Nova Scotians come together annually on April 28 to remember those who have died or were injured because of a workplace accident or work-related illness, as part of the National Day of Mourning.
It is also an occasion to underline the importance of safety measures that can prevent tragedies in the workplace.
“We take time to reflect and remember those we have lost and the families they have left behind,” said Colton LeBlanc, Minister of Service Nova Scotia and Internal Services. “We continue to honour their memory by renewing our commitment to workplace health and safety. We all have a responsibility to keep each other safe at work because when we work safe, we come home safe.”
This year, Day of Mourning reflects on the life of Ronald Beck, who lost his life at work on April 25, 2004. His loss continues to touch every generation of his family 19 years later.
The Beck family continues to advocate for workplace safety through their work with Threads of Life, a Canadian charity dedicated to supporting families affected by workplace fatalities, injuries or diseases.
Minister LeBlanc, on behalf of Jill Balser, Minister of Labour, Skills and Immigration, is attending a ceremony at Province House in Halifax later this morning. He will be joined by Shelley Rowan, interim CEO of the Workers’ Compensation Board (WCB) Nova Scotia; Siobhán Vipond, Executive Vice-President of the Canadian Labour Congress; Sandra Mullen, First Vice-President of the Nova Scotia Federation of Labour (NSFL); and other federation representatives.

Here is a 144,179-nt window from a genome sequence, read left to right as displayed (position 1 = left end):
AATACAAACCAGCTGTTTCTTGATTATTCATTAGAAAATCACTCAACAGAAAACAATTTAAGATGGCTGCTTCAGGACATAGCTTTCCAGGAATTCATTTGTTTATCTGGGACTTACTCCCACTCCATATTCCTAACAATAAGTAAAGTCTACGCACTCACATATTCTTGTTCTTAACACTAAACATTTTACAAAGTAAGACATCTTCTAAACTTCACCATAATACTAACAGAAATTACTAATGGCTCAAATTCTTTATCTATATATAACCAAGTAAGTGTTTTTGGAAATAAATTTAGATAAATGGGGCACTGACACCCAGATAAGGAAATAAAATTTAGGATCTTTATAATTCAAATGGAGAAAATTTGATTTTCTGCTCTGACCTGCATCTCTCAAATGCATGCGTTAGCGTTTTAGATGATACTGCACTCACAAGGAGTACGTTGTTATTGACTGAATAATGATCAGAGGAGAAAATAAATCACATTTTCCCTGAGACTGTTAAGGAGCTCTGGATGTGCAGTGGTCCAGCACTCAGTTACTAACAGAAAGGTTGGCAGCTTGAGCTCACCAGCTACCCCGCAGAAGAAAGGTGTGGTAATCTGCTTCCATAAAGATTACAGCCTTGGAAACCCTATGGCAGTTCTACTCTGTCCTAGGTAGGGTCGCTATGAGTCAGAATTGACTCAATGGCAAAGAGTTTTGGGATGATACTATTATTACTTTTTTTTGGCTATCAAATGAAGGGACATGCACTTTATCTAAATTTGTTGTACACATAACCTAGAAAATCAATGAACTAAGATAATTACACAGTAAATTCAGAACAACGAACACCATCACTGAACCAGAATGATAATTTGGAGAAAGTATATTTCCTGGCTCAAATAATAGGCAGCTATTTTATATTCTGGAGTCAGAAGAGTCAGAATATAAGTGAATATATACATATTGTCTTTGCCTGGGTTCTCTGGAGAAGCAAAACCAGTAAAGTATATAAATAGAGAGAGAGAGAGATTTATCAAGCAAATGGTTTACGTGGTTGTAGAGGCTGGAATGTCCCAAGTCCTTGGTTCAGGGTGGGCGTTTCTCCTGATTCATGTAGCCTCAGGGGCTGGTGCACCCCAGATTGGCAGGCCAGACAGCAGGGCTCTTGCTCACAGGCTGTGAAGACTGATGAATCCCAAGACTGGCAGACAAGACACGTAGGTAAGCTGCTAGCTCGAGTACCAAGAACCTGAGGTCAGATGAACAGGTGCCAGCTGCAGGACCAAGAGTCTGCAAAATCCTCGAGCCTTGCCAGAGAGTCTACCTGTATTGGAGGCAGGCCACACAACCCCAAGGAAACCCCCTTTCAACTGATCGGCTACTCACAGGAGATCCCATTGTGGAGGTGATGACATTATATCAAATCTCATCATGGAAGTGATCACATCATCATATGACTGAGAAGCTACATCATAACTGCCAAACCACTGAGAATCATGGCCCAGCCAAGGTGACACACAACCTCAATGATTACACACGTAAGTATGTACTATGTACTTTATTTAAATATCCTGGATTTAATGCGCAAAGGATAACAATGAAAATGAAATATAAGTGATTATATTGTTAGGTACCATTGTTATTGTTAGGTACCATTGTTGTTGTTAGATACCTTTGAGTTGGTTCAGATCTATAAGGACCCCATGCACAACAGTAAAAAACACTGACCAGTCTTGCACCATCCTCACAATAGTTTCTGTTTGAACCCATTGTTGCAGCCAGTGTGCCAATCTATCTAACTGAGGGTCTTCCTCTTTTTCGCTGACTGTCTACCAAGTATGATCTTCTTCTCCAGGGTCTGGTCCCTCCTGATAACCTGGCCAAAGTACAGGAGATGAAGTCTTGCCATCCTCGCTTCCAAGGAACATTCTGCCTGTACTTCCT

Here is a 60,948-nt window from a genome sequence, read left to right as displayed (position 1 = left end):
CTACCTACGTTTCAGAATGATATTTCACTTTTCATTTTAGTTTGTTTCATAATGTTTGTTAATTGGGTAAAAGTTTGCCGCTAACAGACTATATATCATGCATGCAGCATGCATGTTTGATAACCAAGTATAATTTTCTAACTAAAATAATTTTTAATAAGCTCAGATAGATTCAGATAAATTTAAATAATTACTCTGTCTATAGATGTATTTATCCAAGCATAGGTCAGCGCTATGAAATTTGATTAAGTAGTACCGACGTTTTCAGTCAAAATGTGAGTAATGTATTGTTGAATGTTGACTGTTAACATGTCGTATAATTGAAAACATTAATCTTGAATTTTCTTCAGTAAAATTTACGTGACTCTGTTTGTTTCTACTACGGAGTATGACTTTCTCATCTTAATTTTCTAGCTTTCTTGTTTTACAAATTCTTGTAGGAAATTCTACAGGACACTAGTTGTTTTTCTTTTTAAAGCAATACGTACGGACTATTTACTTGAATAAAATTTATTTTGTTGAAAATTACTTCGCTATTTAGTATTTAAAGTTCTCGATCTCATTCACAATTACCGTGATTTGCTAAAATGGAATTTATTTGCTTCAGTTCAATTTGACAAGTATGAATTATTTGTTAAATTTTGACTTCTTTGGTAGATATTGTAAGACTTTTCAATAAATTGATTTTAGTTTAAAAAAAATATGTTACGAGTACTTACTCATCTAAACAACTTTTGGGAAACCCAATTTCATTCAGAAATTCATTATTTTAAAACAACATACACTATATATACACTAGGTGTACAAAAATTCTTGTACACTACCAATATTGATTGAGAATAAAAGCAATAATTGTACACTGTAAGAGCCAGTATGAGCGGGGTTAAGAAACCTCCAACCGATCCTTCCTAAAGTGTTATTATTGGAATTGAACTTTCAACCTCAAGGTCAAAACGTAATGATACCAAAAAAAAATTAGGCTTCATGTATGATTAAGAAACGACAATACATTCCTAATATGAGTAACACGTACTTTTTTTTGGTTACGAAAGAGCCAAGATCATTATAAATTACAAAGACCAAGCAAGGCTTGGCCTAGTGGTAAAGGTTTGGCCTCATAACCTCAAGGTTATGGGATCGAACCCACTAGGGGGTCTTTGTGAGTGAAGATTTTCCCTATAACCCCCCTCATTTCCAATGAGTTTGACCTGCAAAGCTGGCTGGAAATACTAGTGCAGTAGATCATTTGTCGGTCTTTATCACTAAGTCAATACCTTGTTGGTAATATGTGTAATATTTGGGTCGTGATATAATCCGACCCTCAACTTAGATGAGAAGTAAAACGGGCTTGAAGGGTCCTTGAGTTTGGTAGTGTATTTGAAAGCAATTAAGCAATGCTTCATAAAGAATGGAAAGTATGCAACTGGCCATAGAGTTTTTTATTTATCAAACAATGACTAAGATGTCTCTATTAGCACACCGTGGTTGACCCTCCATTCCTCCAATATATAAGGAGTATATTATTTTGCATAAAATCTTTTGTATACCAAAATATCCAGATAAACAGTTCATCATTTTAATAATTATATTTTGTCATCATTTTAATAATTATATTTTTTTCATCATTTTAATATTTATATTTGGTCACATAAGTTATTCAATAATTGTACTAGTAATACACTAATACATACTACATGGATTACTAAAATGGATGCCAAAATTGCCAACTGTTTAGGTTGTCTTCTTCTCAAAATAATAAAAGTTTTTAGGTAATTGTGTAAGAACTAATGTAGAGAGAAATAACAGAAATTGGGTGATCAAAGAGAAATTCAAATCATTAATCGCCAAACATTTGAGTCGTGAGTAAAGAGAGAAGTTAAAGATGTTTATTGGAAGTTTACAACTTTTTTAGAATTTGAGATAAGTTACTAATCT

"Today, as we recognize the National Day of Mourning, we do so with heavy hearts. We join communities, workplaces and families across Nova Scotia in paying tribute to those who have died or been injured on the job. We ask all Nova Scotians to use this day as motivation to make workplaces safe today and always." - Shelley Rowan, Interim CEO, WCB Nova Scotia
"We’ve learned too many lessons and come too far in better understanding how to make workplaces safe. We owe it to the thousands of families who have already lost their loved ones to do better for today’s workers." - Danny Cavanagh, President, Nova Scotia Federation of Labour
- The annual Day of Mourning event in Nova Scotia is led by the Nova Scotia Federation of Labour and is supported by the Department of Labour, Skills and Immigration, WCB Nova Scotia and Threads of Life
- In 2022, 24 Nova Scotians died at work or because of their work, including nine acute traumatic injuries and 15 chronic injury fatalities
- Chronic injuries include cardiac issues, stroke, occupational diseases and other exposures